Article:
Bad Ideas Make You a Better Artist!

Handdrawn Paper Doilies by Peony and Parakeet

About four years ago, I got a crazy idea to draw doilies on a watercolor paper and cut them out like they would be crocheted pieces.

Handpainted Paper Doilies – Not So Good Idea

Handpainted Paper Doilies, a phase photo, by Peony and Parakeet

The process of painting the background circles and then decorate them with doodles was so much fun that I got carried away and made plenty.

Handdrawn Paper Doilies by Peony and Parakeet

After I had finished a pile, I enthusiastically showed them to my husband: “Look what I have made!”
– “What are these?”, he said. “What are you going to make from these?”
– “Maybe I share the idea in my blog or make a big wall hanging by joining the circles together. Wouldn’t that be cool!?”

I saw it on his face. He didn’t get it. And furthermore, he didn’t want paper doilies on our walls either.

Mandala Madness

But to me, the doilies made perfect sense even if they weren’t crocheted. By painting them, I wanted to build a bridge from crafts to art. The paper doily was a raw idea, and as I, fortunately, learned later, raw ideas can look really bad at first.

Big Ideas Come from Bad Ideas

The idea of a doily translated into art didn’t leave me alone. Last year, three years after inventing it, I launched a workshop called Planet Color, where I teach people to paint abstract compositions.

Planet Color and Paivi Eerola from Peony and Parakeet

For the class, I needed a lot more ideas. I also needed to build a system and a structure that any beginner can follow. I needed to set it loosely so that everyone can use their imagination, but make it clear so that there would be no room for frustration. The idea of a paper doily was a seed, but it took some time to grow the flower.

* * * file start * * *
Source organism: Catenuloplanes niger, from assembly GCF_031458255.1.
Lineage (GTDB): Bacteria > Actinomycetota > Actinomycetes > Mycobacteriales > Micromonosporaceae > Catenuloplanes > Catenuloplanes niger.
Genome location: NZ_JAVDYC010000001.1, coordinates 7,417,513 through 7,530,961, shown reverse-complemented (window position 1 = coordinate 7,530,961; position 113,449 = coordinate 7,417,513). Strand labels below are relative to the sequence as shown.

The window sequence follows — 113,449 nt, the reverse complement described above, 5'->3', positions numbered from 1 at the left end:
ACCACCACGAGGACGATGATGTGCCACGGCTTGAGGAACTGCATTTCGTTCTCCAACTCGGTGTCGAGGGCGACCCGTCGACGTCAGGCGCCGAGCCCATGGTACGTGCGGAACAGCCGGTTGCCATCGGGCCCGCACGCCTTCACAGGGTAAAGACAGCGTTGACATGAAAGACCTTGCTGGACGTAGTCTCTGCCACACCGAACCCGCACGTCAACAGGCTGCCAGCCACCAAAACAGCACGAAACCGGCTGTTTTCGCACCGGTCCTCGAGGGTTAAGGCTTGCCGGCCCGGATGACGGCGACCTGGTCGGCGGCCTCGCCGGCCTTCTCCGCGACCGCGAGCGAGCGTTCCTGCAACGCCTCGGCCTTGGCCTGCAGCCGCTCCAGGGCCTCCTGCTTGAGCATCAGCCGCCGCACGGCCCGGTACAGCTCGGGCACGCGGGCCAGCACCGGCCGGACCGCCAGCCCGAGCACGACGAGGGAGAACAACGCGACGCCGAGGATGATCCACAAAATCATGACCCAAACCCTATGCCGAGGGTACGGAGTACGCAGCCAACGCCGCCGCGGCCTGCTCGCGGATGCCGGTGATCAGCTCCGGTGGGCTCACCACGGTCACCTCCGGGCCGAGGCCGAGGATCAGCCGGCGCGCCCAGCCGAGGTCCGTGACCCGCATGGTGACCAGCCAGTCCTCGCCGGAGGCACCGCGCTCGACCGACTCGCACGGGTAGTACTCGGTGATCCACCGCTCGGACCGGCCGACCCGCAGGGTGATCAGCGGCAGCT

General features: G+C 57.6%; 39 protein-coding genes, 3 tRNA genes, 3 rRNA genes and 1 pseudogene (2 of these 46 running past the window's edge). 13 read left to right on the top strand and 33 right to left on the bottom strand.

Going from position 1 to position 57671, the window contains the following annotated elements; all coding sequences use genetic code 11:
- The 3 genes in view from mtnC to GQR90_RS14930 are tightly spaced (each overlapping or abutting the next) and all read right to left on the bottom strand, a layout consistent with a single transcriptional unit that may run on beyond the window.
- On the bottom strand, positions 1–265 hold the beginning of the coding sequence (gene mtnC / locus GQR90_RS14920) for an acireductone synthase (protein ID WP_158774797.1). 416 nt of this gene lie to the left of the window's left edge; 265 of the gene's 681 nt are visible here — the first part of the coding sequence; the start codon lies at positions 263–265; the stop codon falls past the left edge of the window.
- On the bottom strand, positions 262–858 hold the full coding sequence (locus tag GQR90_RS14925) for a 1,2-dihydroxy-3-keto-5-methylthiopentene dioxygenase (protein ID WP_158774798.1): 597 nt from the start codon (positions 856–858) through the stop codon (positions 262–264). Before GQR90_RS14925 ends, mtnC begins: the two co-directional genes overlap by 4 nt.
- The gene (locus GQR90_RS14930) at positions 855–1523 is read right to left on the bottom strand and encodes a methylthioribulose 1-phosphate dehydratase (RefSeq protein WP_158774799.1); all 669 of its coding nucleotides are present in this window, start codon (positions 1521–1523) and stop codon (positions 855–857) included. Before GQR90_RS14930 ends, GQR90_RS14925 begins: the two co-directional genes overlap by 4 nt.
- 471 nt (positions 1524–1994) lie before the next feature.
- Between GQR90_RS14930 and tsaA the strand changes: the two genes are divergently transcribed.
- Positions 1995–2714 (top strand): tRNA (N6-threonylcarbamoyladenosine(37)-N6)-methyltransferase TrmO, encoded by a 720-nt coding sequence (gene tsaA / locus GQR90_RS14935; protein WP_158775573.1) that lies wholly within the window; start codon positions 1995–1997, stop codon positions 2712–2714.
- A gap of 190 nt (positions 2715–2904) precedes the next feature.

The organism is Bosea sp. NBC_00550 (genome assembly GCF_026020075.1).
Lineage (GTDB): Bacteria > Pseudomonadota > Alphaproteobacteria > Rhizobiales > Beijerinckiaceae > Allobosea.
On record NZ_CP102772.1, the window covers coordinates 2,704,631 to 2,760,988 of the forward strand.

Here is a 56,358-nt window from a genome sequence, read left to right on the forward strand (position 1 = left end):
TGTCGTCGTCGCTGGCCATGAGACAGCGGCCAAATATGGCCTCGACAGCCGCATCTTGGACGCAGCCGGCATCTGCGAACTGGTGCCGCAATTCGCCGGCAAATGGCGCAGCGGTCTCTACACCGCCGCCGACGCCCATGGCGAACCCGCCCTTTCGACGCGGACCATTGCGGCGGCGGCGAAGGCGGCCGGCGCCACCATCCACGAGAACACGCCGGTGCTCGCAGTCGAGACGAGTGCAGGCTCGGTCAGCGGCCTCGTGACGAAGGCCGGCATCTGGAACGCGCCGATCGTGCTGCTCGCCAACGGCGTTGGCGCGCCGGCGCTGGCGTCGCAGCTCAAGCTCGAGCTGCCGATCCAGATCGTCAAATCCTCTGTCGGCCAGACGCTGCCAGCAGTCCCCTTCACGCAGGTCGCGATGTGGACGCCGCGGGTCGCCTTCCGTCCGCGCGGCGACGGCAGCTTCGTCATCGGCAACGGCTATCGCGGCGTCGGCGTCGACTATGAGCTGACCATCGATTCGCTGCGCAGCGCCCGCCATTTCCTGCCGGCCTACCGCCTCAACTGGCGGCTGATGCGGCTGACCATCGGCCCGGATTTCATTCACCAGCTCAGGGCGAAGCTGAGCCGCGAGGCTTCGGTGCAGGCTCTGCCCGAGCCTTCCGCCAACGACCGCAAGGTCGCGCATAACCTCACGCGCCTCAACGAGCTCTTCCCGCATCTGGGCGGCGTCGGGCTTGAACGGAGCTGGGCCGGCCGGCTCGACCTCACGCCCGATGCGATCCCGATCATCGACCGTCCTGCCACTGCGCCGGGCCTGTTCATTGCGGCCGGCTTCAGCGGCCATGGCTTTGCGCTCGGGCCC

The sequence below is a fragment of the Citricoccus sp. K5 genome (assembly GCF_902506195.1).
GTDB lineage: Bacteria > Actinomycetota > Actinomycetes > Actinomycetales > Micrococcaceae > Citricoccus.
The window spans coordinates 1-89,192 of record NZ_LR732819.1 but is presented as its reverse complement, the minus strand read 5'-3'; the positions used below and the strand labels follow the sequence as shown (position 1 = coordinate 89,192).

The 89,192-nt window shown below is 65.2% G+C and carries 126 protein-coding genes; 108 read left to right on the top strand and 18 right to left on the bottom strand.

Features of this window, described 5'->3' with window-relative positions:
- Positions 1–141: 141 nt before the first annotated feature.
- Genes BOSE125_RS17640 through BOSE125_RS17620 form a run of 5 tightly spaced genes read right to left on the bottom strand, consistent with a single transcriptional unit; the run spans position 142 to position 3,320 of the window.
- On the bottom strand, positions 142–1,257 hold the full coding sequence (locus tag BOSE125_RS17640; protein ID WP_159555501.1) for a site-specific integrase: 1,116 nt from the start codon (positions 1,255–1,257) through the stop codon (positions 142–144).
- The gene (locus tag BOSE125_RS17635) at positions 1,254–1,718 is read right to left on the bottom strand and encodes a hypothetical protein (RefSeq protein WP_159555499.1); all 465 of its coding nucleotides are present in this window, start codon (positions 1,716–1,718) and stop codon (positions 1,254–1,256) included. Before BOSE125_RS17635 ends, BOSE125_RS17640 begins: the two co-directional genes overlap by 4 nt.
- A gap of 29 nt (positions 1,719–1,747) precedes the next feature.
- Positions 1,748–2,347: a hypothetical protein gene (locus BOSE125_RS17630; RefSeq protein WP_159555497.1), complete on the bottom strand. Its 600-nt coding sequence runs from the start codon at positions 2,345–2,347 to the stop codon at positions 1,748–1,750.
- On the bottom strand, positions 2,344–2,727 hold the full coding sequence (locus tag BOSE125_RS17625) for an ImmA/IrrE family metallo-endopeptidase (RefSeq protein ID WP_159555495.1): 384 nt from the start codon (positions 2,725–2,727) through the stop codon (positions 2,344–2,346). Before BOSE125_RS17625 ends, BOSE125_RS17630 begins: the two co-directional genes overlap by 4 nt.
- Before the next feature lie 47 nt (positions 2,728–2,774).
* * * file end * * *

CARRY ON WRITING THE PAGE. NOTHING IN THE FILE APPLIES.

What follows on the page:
Sowing flower seeds

Often when we admire other people’s art, we see the flowers instead of seeds. Most artists don’t show the seeds because many times, like in my case, they are pretty pathetic. Still, it’s the seeds, the raw ideas, that make the published work possible.

Finland 200 – Not So Good Idea

Before I started making a new big painting, I saw some elegant yet simple still lifes in my mind. I had just seen a superb piece of art, a Finnish sculptor Laila Pullinen’s bronze sculpture Spring in Man. So I wanted to start a new painting with the intention to create something grand and dramatic to celebrate Finland’s 100th anniversary. “This would be called Finland 200”, I declared.

First layers of an imaginative painting by Peony and Parakeet. Read how you can turn your bad ideas into good ones!

After painting for a couple of hours or so, I began to wonder what I wanted to say. Starting the painting with this much drama felt like a bad idea and I wasn’t convinced about the centerpiece either. Would that be some kind of mushroom or what? Then my bad ideas just got worse – I decided to continue by writing an imaginary story about Finland after 100 years.

Writing a story in an journal, by Peony and Parakeet

While quickly pouring the words out on my journal, I didn’t realize that I was actually writing a dystopia. The idea of a catastrophe in nature seemed exciting at first, but while painting, I realized that my visuals became very gloomy and weird-looking. I tried to make something positive out of it. I wrote a happy end to my story and painted a pink bubble with rare flowers inside it. That would be a new treasure of Finland, something everyone would want to come and see.